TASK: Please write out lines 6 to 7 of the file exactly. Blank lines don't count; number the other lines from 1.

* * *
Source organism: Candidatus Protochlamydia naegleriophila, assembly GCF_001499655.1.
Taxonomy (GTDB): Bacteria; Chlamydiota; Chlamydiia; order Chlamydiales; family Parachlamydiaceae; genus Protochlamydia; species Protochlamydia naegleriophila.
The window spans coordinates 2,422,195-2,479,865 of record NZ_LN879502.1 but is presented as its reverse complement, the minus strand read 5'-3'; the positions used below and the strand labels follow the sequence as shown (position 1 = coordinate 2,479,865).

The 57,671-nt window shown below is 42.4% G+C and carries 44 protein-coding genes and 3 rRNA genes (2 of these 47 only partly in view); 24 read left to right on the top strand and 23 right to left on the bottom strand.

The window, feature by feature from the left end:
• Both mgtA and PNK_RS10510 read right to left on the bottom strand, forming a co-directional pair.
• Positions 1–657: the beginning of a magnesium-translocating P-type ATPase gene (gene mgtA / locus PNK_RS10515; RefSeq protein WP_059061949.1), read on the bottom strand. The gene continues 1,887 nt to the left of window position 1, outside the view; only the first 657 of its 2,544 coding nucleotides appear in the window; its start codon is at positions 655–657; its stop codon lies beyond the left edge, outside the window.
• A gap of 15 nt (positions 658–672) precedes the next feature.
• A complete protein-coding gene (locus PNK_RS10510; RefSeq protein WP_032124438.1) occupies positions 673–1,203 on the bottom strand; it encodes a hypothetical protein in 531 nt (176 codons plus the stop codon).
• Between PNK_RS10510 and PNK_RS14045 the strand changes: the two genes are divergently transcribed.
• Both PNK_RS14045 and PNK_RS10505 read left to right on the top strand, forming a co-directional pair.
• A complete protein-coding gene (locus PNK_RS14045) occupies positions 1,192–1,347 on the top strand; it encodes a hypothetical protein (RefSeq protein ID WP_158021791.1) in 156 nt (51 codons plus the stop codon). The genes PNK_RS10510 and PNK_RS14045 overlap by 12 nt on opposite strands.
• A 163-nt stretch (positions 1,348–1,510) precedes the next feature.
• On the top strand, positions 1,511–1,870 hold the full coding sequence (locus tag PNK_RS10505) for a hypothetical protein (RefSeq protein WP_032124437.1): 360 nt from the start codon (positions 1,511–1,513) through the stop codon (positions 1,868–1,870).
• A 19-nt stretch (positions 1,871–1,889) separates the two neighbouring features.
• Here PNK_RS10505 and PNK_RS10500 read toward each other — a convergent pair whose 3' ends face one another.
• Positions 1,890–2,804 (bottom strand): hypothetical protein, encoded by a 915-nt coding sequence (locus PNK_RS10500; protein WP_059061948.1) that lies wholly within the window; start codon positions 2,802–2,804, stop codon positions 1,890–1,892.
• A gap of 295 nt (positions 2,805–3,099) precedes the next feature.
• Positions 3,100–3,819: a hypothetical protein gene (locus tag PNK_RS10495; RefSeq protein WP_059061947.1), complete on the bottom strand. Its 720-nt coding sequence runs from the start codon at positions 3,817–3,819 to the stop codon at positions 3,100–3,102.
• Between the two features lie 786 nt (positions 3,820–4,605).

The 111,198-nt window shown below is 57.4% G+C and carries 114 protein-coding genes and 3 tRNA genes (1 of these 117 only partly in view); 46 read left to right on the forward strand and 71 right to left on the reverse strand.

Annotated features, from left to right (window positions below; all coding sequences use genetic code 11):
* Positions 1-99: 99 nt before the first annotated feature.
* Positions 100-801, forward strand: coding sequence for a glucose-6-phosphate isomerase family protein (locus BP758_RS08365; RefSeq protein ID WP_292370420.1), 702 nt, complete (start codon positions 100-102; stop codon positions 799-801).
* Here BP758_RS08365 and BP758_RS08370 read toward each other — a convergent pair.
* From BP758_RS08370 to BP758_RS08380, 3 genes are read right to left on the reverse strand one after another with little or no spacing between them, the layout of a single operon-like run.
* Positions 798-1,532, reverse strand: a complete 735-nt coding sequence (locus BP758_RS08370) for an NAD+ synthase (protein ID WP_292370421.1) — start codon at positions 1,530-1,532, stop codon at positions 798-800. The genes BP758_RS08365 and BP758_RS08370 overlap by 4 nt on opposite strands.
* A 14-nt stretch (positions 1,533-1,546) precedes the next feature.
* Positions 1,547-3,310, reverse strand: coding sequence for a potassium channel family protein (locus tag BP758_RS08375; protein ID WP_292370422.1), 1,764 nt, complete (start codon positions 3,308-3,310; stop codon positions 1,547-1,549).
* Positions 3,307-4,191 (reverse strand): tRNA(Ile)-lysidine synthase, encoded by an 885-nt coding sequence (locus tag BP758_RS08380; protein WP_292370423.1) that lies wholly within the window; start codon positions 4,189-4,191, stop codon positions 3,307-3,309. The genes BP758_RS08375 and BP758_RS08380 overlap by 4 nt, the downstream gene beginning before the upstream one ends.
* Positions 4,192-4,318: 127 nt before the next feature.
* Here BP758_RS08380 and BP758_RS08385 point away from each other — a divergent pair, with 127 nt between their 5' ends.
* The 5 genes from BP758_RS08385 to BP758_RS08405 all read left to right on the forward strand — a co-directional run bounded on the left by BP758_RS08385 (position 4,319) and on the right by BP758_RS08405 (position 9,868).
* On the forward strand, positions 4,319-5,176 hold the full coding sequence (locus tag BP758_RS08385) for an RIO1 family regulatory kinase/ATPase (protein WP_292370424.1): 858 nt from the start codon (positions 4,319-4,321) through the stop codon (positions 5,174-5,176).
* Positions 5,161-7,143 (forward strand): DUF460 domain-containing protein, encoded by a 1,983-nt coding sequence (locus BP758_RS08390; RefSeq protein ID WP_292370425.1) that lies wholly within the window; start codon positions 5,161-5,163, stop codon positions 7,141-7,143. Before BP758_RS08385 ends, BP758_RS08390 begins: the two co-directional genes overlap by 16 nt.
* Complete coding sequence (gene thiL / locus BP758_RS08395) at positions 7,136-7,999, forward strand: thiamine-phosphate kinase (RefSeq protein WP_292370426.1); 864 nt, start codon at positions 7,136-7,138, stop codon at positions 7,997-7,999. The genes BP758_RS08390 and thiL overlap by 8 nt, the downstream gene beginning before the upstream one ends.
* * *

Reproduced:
• Both mgtA and PNK_RS10510 read right to left on the bottom strand, forming a co-directional pair.
• Positions 1–657: the beginning of a magnesium-translocating P-type ATPase gene (gene mgtA / locus PNK_RS10515; RefSeq protein WP_059061949.1), read on the bottom strand. The gene continues 1,887 nt to the left of window position 1, outside the view; only the first 657 of its 2,544 coding nucleotides appear in the window; its start codon is at positions 655–657; its stop codon lies beyond the left edge, outside the window.